In a way, roommates are strangers who pretend to be family. They share a living space, pay bills together, and often use the same food and squabble over toiletries, but there’s no real assurance of trustworthiness. Thrillers have exploited this uncertainty since the first renter’s agreement, and Until It’s Over makes decent use of it as well, throwing an unlikely group together in a house outside London and adding murder to the mix. The killer may not be one of the flatmates, but that’s hardly the point. For author Nicci French (the pseudonym of a husband-and-wife team), the story is less about paranoia and more about what hides in the spaces between people.

Astrid Bell is a bike messenger who’s settled into an easy niche. When she gets into a minor accident coming home from work, it doesn’t seem like much, especially after a house meeting reveals that the building’s owner is planning on kicking everyone out in a few months. But the woman who caused Astrid’s accident is discovered murdered a day or two later. Soon after, another woman with a seemingly random connection to Astrid is killed, and the police start noticing the coincidence. Astrid tries to keep her head on straight and hold her increasingly fractured group of friends together; all the while, someone is watching, listening, and making plans.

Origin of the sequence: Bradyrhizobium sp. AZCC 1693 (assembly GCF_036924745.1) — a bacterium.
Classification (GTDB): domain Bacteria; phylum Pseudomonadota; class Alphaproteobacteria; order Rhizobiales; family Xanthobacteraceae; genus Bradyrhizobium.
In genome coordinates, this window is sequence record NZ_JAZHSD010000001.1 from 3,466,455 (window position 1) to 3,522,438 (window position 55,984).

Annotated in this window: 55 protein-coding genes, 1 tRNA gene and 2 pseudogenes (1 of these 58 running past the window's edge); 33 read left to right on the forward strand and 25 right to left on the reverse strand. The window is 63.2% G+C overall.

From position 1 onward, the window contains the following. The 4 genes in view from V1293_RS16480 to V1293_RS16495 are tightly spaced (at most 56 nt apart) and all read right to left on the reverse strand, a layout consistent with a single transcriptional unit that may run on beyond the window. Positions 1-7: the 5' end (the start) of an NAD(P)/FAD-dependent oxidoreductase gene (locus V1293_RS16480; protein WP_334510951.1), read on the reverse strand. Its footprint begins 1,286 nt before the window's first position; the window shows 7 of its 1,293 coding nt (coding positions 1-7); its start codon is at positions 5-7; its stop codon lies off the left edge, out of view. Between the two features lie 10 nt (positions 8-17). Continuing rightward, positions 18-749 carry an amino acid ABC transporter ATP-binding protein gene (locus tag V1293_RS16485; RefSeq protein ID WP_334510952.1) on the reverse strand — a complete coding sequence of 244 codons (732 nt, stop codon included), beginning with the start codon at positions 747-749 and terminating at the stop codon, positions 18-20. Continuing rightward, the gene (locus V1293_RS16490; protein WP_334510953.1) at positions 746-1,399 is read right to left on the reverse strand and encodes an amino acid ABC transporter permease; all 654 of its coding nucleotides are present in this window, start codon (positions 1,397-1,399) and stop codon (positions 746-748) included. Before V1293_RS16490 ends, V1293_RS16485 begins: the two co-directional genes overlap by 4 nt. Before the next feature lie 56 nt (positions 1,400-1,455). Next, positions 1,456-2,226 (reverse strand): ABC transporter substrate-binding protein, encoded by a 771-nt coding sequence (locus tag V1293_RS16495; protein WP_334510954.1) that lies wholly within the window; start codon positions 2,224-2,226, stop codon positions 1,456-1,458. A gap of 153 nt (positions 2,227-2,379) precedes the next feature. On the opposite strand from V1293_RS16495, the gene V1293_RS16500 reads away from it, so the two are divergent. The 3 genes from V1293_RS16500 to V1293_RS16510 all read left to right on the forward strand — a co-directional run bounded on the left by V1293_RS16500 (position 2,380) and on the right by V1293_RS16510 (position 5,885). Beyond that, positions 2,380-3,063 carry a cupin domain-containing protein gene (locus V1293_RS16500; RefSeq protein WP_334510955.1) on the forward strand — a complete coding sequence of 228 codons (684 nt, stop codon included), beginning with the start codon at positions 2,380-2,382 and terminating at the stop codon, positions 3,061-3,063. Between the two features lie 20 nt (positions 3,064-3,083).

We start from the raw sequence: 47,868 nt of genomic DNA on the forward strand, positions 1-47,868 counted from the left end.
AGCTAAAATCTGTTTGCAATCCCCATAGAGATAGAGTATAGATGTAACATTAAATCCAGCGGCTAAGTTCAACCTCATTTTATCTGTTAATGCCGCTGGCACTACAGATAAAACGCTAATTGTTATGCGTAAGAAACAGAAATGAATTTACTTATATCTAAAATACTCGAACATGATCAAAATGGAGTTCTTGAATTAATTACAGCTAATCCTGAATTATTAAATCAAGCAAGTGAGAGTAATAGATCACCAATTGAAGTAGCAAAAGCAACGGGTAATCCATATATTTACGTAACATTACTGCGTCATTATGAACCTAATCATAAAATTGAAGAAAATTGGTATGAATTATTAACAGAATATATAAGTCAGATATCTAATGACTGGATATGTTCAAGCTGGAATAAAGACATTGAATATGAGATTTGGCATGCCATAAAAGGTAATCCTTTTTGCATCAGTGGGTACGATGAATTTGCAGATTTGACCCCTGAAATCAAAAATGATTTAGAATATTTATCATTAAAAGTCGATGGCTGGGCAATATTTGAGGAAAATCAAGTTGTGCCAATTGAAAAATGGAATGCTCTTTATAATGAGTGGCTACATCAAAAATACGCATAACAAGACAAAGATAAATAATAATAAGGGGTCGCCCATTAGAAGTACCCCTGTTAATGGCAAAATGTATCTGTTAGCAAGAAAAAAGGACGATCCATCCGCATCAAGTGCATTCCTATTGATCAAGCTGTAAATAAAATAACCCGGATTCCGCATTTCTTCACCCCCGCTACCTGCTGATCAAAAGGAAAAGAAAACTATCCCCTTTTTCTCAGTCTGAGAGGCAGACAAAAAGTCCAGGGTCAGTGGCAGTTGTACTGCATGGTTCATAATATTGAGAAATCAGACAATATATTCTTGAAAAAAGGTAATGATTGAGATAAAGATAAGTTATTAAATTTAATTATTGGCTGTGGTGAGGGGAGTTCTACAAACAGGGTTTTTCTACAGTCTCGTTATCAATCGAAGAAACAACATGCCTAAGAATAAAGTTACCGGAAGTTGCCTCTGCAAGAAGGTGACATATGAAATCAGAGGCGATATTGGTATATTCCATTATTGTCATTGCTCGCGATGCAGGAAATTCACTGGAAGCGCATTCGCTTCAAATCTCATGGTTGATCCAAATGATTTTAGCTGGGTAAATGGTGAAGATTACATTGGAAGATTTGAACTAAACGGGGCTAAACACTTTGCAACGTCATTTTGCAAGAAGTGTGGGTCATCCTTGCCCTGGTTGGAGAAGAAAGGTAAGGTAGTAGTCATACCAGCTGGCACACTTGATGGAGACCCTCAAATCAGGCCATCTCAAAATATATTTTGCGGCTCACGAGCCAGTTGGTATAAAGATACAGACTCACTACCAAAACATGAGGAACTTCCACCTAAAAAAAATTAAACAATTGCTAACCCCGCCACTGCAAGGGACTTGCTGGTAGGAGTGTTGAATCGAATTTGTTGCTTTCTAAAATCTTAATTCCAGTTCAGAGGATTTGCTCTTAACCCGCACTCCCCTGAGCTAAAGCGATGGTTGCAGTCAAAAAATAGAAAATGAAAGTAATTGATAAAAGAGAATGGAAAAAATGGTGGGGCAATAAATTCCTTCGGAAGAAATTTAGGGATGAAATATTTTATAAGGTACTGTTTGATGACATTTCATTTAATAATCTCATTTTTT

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Calling Until It’s Over a thriller is overstating the case. While it certainly has its share of mystery and danger, it’s more concerned with charting the petty squabbles and soap opera that comes from colliding lives. This is something of a mixed blessing. French’s characters are the usual faces from popular fiction, and many of their troubles, like Astrid’s romance with a guy down the hall, come off as trite. And yet that romance, along with much of the rest of the soap, is told without any condescension or melodrama, which makes its predictability part of the fun. The development of murders and murderer are clever enough to not be overly insulting, and while the ending is a disappointment, it’s cushioned by the mid-level expectations raised by the rest of the novel.